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What to do When Nursing Facility Abuse Occurs or is Suspected

Updated March 4, 2022.

When COVID-19 first emerged at the start of 2020, long-term care facilities scrambled to implement protocols to protect their residents, which in many cases included a no-visitor policy. As a result, many residents went for several months without a visit from a friend or family member. Once the doors began opening again for visitors, some family members found their loved one had been living in less than desirable conditions.

What can you do if you and your family find yourself in this situation? Did you know that under the federal Older Americans Act of 1965 (ACT), each state was required to establish an Office of the State Long-Term Care Ombudsman to qualify for federal funding?

An ombudsman advocates for long-term care residents and helps resolve problems related to the health, safety, welfare, and rights of residents. There are a variety of proactive or preventative actions an ombudsman may take to protect their residents, such as:

  • Advocating for resident rights and quality care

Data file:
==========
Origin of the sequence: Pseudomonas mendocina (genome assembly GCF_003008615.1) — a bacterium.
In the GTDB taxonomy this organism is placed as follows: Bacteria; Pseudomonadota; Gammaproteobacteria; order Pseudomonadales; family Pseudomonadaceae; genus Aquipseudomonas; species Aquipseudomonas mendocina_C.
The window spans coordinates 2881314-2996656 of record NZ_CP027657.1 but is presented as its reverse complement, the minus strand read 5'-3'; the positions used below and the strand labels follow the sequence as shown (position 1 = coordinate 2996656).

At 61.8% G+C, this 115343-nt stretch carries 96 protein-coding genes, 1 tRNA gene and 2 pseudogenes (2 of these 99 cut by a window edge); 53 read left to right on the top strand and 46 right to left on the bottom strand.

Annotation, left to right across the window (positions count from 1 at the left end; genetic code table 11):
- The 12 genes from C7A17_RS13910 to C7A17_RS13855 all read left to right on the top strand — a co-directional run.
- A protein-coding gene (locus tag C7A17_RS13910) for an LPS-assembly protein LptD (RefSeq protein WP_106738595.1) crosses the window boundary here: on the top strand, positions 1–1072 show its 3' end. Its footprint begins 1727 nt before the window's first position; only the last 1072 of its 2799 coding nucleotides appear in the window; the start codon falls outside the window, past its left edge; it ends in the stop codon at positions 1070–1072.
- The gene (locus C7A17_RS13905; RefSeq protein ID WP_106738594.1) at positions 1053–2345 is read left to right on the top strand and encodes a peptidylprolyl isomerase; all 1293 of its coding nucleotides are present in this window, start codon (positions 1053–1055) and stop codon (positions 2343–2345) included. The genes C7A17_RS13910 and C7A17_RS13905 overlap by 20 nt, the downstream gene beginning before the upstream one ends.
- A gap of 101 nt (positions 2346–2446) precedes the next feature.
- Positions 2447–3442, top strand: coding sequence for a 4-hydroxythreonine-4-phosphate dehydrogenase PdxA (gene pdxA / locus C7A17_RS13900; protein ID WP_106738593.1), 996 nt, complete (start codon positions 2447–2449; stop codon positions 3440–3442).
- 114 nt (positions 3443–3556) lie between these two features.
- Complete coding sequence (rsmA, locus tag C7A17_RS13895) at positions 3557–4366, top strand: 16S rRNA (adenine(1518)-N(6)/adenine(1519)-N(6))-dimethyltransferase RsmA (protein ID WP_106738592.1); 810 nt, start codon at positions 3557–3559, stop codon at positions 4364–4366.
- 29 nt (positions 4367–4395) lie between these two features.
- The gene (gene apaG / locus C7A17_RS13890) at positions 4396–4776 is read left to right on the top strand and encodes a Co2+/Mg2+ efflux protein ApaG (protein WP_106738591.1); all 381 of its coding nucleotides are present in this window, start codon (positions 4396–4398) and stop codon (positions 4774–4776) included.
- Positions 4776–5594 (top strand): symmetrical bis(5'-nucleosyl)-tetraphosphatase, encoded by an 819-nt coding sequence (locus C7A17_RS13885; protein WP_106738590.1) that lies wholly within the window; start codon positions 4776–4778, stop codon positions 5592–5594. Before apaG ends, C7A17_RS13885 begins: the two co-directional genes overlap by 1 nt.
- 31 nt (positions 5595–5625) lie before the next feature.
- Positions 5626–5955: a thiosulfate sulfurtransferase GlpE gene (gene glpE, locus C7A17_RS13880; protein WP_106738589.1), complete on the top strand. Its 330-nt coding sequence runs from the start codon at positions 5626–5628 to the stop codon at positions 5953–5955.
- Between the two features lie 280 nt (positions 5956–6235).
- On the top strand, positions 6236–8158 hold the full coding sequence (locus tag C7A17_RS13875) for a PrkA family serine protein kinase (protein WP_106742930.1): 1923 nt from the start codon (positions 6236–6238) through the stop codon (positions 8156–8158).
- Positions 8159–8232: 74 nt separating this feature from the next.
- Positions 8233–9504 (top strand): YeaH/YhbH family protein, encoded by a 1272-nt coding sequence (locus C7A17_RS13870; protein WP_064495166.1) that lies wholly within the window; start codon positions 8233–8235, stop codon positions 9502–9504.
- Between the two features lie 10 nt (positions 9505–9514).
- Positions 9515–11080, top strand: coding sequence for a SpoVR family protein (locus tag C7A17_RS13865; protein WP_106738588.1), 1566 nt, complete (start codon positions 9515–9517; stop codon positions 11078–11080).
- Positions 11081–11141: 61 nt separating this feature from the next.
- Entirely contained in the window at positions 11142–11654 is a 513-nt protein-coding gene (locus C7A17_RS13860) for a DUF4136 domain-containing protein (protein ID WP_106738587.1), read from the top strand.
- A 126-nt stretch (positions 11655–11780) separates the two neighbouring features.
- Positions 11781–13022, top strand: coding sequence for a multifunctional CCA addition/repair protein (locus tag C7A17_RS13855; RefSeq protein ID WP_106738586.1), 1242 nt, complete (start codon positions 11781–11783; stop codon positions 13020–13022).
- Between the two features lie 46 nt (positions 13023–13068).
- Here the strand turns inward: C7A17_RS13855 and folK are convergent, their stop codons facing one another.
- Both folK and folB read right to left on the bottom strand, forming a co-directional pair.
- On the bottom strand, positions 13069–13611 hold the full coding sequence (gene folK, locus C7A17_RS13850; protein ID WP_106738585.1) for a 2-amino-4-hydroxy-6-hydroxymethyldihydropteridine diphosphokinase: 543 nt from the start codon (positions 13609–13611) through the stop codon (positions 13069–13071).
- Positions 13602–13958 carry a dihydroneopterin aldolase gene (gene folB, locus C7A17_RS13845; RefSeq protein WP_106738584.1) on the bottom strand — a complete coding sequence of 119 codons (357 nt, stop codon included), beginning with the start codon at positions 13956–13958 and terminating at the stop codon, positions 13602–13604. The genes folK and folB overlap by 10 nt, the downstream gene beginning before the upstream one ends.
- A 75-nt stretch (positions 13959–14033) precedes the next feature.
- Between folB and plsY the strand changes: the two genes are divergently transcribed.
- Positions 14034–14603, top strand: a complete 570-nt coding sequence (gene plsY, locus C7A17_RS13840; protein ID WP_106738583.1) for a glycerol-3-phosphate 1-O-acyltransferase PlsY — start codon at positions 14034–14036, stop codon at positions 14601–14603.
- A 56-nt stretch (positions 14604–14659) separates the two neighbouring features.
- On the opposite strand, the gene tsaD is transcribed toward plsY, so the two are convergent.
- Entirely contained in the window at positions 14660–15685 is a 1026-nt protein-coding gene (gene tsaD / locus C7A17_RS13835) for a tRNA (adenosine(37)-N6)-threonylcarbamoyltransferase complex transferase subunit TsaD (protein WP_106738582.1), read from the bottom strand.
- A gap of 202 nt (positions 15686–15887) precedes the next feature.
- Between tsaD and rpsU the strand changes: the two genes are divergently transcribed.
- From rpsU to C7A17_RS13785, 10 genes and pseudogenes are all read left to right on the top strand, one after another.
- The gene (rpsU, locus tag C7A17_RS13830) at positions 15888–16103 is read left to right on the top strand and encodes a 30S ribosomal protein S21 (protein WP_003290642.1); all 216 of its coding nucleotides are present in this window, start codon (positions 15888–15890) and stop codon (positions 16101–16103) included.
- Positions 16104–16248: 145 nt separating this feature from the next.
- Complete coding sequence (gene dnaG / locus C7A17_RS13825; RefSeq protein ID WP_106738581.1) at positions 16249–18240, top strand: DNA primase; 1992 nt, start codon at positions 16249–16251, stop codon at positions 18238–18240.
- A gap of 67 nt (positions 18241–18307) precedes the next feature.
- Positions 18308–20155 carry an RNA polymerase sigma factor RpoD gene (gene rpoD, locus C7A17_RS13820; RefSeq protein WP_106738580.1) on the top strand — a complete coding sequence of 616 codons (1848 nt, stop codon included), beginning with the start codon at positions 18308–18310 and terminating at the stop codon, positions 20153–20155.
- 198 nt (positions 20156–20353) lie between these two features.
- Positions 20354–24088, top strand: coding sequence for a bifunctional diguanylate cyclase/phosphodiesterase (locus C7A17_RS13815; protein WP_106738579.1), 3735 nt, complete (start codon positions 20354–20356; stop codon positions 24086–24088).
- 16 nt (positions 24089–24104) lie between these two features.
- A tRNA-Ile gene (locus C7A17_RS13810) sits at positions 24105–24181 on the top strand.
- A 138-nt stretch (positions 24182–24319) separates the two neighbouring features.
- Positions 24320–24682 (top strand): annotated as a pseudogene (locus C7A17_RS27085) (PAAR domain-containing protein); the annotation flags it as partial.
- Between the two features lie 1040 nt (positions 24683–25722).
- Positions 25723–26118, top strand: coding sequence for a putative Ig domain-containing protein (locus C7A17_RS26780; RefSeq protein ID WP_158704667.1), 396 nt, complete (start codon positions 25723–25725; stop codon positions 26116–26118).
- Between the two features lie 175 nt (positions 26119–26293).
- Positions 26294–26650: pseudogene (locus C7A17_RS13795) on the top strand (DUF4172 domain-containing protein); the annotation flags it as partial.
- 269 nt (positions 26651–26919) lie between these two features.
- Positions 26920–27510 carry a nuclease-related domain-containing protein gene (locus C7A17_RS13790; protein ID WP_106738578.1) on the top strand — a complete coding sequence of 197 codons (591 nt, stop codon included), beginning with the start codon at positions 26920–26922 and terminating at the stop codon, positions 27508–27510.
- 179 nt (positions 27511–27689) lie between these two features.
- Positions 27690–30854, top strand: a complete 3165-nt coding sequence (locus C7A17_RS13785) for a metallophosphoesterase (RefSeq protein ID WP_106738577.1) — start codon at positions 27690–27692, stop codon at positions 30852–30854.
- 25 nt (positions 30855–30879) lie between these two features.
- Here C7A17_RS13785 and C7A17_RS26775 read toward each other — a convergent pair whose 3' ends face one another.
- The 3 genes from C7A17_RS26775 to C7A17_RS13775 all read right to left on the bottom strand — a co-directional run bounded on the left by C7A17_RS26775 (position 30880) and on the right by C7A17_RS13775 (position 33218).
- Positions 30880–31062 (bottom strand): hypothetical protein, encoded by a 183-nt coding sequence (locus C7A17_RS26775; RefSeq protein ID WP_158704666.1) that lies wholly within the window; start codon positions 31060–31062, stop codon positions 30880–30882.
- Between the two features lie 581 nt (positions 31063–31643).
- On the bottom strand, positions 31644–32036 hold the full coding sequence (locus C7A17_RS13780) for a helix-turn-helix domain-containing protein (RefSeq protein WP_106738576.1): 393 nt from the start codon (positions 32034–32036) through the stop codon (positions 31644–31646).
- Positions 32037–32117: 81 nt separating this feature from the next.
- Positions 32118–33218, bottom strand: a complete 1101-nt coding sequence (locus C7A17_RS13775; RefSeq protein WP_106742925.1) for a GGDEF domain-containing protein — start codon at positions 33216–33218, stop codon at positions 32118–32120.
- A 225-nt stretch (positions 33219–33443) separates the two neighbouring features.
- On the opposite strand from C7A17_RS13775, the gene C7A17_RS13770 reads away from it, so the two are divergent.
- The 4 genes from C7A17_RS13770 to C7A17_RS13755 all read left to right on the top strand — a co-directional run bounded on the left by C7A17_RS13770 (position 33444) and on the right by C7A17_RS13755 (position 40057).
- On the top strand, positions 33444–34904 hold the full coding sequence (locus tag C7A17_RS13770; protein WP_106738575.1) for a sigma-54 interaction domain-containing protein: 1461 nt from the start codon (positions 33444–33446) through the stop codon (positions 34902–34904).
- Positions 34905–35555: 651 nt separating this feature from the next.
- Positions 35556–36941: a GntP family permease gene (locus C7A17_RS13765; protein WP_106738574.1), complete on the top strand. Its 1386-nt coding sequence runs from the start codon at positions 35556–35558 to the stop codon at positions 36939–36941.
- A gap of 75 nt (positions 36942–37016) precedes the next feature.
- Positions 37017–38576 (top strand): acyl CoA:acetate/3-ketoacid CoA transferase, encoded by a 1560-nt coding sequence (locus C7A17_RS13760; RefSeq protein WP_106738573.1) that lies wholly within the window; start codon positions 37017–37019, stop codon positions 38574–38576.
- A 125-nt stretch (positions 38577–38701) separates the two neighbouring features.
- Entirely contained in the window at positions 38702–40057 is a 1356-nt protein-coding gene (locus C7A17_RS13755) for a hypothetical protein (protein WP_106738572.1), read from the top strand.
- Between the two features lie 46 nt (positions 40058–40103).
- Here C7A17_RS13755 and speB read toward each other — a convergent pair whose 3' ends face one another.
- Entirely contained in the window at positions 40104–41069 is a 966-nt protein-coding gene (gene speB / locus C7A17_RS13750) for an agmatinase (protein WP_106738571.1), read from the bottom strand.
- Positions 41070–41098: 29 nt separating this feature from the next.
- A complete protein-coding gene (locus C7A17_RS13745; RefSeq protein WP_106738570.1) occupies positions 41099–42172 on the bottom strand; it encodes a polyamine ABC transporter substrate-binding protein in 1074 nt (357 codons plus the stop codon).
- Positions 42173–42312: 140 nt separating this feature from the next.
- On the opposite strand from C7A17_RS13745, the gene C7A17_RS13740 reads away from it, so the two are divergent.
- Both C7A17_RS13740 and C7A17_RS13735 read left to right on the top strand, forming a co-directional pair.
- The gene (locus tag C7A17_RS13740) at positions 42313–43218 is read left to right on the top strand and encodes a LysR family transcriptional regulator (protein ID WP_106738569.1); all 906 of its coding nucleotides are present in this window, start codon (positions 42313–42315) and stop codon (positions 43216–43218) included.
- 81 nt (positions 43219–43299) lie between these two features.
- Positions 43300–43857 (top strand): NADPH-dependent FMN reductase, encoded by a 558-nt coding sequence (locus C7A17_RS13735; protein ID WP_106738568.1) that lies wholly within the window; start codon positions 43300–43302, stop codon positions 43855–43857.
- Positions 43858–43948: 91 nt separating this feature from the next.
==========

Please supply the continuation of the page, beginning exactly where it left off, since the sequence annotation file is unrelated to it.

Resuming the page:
• Educating about residents’ rights and good care practices
  • Encouraging the creation of resident and family councils and citizen organizations
  • Promoting community involvement with volunteer opportunities
  • Providing information to the public about long term care facilities

In addition to proactive actions, an ombudsman is available to:

  • Report abuse such as physical, emotional, financial, etc.
  • Resolve quality-of-life complaints made by or for residents
  • Work with government and law enforcement during investigations

New York State’s long-term care ombudsman program operates through the Office for the Aging. On December 22, 2021, New York State’s Governor Hochul signed the LTC Ombudsman Reform Act – A.5436-B (Clark)/S.612-B (May). Part C of this bill requires nursing homes and residential healthcare facilities to provide all residents access to State LTC Ombudsman Program staff and volunteers at no cost to the resident. Part C also requires nursing homes to grant Ombudsman Program staff access to the facility.

If you believe a loved one is the victim of abuse in a long-term care facility, you have the right to ask the facility to provide you with access the State LTC Ombudsman Program. Alternatively, contact information to the Ombudsman Program is available here:

New York State Office of the Aging Ombudsman Program website

Toll-Free Number: 1-855-582-6769

Long Term Care Ombudsman Program Fact Sheet

The medical malpractice/nursing home negligence group at Lacy Katzen has helped many families who have found themselves wondering what to do in the face of long-term care facility abuse or negligence. If you find yourself in this situation, we invite you to contact us to review your concerns and potential next steps.

Written By John Wells


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